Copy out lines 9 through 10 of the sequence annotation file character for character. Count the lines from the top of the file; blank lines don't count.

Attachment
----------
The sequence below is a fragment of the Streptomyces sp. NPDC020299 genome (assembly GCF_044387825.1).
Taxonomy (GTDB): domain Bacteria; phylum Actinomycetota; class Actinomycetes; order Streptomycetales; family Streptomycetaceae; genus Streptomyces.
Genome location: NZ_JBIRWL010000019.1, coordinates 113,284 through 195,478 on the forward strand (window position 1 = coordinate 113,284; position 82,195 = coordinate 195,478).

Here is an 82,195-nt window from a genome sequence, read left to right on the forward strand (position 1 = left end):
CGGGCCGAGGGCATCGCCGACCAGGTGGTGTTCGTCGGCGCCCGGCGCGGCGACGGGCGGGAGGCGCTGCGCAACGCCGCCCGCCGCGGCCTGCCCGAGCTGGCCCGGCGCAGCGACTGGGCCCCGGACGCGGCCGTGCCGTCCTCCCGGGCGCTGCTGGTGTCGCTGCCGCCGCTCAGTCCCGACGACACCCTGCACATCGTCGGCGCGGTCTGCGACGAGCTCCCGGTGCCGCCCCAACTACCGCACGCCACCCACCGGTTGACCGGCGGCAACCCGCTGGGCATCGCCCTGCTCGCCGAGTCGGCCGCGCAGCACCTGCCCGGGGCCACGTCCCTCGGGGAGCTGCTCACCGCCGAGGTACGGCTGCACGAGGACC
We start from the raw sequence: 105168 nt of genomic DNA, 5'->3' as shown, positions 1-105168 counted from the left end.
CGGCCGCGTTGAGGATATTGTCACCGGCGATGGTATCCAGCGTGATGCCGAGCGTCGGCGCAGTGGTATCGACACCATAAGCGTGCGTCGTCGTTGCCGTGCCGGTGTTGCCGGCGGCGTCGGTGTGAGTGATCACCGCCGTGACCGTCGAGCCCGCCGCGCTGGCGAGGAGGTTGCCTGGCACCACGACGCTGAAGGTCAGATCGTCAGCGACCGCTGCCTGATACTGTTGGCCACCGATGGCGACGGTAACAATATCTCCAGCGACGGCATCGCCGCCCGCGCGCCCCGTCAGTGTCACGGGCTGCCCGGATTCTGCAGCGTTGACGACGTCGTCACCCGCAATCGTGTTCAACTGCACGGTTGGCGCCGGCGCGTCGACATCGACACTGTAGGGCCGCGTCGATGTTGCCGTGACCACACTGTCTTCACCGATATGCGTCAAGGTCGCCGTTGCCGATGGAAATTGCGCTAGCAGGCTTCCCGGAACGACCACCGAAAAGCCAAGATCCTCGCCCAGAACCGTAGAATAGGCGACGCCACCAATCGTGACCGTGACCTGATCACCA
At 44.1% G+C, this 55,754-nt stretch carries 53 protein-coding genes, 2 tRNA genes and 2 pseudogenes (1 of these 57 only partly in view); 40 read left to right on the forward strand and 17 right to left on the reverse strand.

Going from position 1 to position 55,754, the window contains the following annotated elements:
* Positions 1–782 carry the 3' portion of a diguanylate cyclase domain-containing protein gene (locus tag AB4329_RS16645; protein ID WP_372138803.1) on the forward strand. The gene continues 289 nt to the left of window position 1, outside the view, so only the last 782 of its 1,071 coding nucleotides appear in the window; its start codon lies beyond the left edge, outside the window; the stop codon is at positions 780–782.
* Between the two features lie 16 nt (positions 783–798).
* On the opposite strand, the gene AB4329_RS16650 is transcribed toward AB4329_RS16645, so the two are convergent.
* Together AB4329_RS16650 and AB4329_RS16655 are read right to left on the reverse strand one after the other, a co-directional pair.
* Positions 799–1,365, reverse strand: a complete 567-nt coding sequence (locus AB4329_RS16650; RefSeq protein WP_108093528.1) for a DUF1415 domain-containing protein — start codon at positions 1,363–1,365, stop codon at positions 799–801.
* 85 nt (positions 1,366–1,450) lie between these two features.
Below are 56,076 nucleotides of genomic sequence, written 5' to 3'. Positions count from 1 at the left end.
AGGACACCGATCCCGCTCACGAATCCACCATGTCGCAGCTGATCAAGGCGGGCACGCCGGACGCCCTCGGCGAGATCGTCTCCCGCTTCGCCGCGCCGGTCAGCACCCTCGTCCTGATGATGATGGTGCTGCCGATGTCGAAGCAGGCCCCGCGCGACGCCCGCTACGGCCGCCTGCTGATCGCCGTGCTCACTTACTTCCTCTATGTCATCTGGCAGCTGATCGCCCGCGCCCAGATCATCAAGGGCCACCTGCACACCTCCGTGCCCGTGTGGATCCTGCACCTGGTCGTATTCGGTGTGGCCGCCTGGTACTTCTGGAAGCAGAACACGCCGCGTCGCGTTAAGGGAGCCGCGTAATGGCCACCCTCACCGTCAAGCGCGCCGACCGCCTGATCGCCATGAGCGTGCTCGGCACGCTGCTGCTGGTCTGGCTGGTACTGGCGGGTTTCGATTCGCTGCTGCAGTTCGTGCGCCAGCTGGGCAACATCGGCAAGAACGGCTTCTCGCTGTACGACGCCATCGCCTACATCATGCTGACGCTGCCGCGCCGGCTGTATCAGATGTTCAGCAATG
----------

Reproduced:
Going from position 1 to position 55,754, the window contains the following annotated elements:
* Positions 1–782 carry the 3' portion of a diguanylate cyclase domain-containing protein gene (locus tag AB4329_RS16645; protein ID WP_372138803.1) on the forward strand. The gene continues 289 nt to the left of window position 1, outside the view, so only the last 782 of its 1,071 coding nucleotides appear in the window; its start codon lies beyond the left edge, outside the window; the stop codon is at positions 780–782.